Giant Octopus Eggs Hatch at the Vancouver Aquarium
It has been almost seven months since C.C., the giant Pacific octopus who lives at the Vancouver Aquarium, mated and laid eggs. Earlier this week, close to 300 of her eggs hatched. The babies are only 5 millimetres in length.
“Although it is not unusual for octopus eggs to hatch in aquariums, very few hatchings have ever survived,” explains Dr. Dennis Thoney, director of Animal Operations at the Vancouver Aquarium. “Chances of survival are very low because giant Pacific octopuses have a seven to ten month long pelagic larval stage. To further our knowledge of octopus reproduction, we will attempt to feed and maintain some the larvae for as long as possible.”
C.C. was introduced to her male partner, Clove, last October in the Strait of Georgia display. Mating marks the beginning of the end for octopuses, and Clove died 67 days after mating. C.C. is expected to die naturally in the coming weeks now that egg incubation is completed.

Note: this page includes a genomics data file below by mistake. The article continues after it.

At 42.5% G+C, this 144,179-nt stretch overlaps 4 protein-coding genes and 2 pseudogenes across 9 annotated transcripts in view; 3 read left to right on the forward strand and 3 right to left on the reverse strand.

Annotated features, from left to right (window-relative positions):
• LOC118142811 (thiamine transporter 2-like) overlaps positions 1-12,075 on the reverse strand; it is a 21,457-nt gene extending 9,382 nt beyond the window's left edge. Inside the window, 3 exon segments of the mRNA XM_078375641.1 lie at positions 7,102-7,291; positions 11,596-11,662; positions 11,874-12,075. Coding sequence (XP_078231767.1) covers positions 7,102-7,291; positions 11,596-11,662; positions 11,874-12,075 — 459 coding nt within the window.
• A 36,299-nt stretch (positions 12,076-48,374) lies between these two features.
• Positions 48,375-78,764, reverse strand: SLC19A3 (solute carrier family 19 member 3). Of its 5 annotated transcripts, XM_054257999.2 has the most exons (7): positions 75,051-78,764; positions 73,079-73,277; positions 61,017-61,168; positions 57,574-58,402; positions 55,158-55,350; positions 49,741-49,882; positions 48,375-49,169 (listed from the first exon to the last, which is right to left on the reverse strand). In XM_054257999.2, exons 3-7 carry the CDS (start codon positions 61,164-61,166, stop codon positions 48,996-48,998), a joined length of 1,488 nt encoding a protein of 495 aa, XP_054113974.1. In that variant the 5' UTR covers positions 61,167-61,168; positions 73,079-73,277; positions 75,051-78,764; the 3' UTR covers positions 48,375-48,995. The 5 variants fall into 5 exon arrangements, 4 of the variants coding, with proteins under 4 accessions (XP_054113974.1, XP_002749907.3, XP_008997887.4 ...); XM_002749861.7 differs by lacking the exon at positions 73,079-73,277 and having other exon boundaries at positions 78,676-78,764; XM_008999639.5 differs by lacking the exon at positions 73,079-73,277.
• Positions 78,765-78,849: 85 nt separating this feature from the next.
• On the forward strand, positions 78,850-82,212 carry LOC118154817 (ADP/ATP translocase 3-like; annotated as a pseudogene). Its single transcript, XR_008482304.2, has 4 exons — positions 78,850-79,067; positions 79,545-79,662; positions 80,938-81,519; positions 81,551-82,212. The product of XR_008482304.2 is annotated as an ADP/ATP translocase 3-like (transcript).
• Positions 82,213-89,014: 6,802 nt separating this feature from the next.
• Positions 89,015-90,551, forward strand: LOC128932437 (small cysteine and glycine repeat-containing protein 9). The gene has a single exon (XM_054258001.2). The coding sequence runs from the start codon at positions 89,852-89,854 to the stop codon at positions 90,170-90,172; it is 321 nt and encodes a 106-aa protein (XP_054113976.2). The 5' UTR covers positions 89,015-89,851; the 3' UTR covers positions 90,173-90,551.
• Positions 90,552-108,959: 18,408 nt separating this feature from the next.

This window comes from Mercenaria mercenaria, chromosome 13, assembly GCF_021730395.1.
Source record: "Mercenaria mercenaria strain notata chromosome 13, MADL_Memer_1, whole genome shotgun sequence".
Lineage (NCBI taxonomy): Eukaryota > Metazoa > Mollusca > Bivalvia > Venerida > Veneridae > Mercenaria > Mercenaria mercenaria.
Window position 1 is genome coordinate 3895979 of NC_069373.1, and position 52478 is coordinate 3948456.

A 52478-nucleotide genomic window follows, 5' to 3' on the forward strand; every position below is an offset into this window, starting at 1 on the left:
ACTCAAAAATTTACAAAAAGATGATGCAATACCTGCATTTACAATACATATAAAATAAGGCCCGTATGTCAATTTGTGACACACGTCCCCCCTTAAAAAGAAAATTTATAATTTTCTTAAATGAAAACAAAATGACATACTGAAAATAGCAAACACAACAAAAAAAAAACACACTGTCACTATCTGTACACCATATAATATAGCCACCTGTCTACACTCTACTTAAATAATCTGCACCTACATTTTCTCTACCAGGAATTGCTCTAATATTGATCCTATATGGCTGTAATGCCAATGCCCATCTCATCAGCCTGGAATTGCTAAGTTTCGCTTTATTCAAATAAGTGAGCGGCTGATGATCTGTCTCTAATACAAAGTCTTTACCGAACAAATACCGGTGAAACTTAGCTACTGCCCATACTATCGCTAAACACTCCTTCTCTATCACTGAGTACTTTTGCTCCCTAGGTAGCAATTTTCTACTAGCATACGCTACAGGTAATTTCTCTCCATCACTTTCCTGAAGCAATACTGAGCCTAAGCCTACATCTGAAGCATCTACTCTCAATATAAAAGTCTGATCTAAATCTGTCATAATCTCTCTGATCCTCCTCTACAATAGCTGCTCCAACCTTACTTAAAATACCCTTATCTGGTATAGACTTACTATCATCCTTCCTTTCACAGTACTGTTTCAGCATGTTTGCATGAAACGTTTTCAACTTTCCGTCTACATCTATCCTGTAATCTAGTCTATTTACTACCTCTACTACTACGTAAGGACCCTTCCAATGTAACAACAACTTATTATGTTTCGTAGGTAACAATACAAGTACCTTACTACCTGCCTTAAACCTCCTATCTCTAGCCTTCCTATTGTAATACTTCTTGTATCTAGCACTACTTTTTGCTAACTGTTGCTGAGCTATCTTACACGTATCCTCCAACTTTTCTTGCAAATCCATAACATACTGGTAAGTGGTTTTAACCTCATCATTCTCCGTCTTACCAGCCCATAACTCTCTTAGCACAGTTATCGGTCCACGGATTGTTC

“Opportunities to observe giant Pacific octopus mating are rare and we have already been extremely lucky to witness it several times here at the Vancouver Aquarium,” adds Dr. Thoney. “There is much to learn about octopuses and we hope to learn more as we attempt to raise the newly hatched octopus larvae.”
The giant Pacific octopus typically lays around 70,000 eggs on average, of which only a few are expected to survive to adulthood in their natural habitat.